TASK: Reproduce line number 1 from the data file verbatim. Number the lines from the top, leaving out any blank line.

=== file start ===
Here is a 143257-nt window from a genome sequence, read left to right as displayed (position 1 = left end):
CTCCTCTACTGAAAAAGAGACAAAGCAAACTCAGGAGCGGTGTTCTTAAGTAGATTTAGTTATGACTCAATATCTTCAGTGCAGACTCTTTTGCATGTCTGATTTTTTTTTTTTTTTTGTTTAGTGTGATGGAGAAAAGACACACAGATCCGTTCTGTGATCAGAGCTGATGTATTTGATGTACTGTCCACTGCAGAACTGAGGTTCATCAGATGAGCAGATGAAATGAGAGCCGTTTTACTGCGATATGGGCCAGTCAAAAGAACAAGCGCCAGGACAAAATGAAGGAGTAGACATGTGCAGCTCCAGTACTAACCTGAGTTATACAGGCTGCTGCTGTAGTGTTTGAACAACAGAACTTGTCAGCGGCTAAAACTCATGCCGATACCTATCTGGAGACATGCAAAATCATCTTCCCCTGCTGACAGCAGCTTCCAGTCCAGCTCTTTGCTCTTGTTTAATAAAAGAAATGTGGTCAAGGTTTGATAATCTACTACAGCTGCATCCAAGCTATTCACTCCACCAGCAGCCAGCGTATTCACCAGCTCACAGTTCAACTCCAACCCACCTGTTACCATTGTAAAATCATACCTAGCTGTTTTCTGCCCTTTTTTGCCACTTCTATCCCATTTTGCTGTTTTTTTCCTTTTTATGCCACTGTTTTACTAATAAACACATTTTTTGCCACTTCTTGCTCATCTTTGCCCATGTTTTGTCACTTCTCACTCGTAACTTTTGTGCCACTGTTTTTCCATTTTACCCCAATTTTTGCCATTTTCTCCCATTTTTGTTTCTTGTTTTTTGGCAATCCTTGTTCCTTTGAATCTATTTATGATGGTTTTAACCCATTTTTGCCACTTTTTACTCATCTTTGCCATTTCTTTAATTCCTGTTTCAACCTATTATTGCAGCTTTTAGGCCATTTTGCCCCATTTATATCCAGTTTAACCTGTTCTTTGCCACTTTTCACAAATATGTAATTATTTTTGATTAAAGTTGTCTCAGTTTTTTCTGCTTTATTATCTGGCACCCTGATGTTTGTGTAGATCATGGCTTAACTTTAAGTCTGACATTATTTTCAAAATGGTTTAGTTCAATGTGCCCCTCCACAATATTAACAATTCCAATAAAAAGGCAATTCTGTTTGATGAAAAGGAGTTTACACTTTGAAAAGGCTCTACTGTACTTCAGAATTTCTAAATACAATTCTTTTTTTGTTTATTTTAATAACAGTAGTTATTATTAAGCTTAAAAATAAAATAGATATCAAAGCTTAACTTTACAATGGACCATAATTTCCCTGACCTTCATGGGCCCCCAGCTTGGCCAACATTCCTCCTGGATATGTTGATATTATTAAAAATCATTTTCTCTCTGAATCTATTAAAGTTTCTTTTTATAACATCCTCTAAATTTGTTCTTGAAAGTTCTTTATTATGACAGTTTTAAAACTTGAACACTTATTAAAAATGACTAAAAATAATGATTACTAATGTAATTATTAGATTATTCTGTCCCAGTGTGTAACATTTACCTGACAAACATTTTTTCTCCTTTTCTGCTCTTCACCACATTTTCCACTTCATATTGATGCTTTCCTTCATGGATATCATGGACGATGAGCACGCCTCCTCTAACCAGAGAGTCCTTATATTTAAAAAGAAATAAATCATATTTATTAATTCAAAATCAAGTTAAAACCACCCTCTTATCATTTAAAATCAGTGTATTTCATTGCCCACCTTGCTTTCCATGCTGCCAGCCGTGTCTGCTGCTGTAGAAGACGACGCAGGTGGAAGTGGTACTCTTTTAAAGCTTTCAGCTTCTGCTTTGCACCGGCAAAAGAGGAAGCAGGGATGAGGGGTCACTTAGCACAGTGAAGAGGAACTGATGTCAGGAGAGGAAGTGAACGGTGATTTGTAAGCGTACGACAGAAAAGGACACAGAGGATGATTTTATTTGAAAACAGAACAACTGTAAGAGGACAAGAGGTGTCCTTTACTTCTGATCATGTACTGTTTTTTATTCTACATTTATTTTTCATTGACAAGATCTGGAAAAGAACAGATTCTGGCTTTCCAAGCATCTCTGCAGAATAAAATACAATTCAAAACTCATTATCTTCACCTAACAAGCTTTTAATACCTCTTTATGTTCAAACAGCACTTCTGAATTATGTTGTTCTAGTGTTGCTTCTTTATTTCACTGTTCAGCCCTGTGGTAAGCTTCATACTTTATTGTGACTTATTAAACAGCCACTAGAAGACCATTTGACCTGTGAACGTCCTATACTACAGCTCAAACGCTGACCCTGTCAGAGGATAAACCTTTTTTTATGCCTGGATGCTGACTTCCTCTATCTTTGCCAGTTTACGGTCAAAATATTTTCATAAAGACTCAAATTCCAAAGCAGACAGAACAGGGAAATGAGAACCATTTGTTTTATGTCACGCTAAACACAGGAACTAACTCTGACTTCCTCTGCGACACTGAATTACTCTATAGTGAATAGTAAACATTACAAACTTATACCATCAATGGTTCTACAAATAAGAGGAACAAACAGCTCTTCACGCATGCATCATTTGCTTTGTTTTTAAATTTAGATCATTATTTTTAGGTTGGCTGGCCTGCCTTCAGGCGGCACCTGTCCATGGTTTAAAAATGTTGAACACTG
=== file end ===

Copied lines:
Here is a 143257-nt window from a genome sequence, read left to right as displayed (position 1 = left end):